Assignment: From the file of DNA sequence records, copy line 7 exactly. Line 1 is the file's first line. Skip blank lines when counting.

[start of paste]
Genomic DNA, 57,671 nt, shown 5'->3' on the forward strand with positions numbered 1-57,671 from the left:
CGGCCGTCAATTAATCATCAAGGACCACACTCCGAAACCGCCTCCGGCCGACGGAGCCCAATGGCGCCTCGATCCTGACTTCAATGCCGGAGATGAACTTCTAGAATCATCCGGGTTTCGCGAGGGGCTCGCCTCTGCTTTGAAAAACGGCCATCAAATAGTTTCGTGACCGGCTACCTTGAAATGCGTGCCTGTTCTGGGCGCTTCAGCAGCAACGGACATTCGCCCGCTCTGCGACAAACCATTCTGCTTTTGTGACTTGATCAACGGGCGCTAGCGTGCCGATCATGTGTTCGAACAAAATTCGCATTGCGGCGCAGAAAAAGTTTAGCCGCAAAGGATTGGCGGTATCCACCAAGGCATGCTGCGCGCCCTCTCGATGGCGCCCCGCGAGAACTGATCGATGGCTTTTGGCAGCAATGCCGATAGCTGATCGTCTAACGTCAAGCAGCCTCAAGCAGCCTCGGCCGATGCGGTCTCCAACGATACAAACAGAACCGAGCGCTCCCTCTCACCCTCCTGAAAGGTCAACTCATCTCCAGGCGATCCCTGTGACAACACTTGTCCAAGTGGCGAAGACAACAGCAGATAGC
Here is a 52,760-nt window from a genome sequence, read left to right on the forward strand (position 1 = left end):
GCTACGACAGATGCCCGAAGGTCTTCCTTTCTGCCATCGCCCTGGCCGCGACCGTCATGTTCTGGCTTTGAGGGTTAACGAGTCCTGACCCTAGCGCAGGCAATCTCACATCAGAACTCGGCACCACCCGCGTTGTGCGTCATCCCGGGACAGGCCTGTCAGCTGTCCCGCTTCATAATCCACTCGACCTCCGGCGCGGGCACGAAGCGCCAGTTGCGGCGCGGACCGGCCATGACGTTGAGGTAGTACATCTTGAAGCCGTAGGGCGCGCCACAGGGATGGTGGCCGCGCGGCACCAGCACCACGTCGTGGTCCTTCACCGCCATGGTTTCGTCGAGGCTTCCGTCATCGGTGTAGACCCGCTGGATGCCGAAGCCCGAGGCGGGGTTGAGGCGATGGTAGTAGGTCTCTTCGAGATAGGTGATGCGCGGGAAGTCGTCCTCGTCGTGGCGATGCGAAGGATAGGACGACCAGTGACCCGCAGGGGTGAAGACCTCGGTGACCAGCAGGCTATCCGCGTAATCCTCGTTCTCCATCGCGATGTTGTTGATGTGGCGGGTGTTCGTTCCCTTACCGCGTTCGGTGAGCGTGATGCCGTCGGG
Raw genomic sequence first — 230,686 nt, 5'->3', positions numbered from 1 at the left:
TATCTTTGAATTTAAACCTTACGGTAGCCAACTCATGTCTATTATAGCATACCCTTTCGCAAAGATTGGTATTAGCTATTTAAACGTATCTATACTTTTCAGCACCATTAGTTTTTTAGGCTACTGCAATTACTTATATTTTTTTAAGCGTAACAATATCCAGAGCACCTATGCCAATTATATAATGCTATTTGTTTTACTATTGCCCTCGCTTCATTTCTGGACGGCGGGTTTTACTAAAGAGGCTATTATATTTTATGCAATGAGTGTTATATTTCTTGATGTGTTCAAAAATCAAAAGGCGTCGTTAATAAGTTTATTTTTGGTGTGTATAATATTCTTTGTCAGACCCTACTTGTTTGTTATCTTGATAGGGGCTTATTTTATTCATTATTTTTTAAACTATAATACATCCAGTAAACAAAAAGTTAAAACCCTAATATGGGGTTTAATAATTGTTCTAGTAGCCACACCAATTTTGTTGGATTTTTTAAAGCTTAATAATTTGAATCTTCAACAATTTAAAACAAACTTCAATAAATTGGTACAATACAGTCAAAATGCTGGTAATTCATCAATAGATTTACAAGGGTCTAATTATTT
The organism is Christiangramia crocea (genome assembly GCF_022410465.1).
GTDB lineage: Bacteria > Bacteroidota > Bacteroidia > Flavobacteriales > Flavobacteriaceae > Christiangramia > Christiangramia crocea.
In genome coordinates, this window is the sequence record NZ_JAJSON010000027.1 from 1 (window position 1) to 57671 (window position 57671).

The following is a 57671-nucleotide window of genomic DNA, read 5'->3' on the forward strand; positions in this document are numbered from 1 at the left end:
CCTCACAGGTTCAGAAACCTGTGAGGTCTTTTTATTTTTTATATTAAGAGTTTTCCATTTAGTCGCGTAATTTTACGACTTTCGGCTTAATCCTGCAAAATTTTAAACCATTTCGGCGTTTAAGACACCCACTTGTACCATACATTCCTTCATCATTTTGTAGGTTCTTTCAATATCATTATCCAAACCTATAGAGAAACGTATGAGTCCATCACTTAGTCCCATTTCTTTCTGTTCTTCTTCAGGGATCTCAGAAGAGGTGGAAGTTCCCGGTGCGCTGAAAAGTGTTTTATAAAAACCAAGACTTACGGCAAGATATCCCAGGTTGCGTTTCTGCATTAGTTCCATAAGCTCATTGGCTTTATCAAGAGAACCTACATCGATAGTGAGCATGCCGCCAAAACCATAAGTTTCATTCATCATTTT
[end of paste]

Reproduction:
The organism is Christiangramia crocea (genome assembly GCF_022410465.1).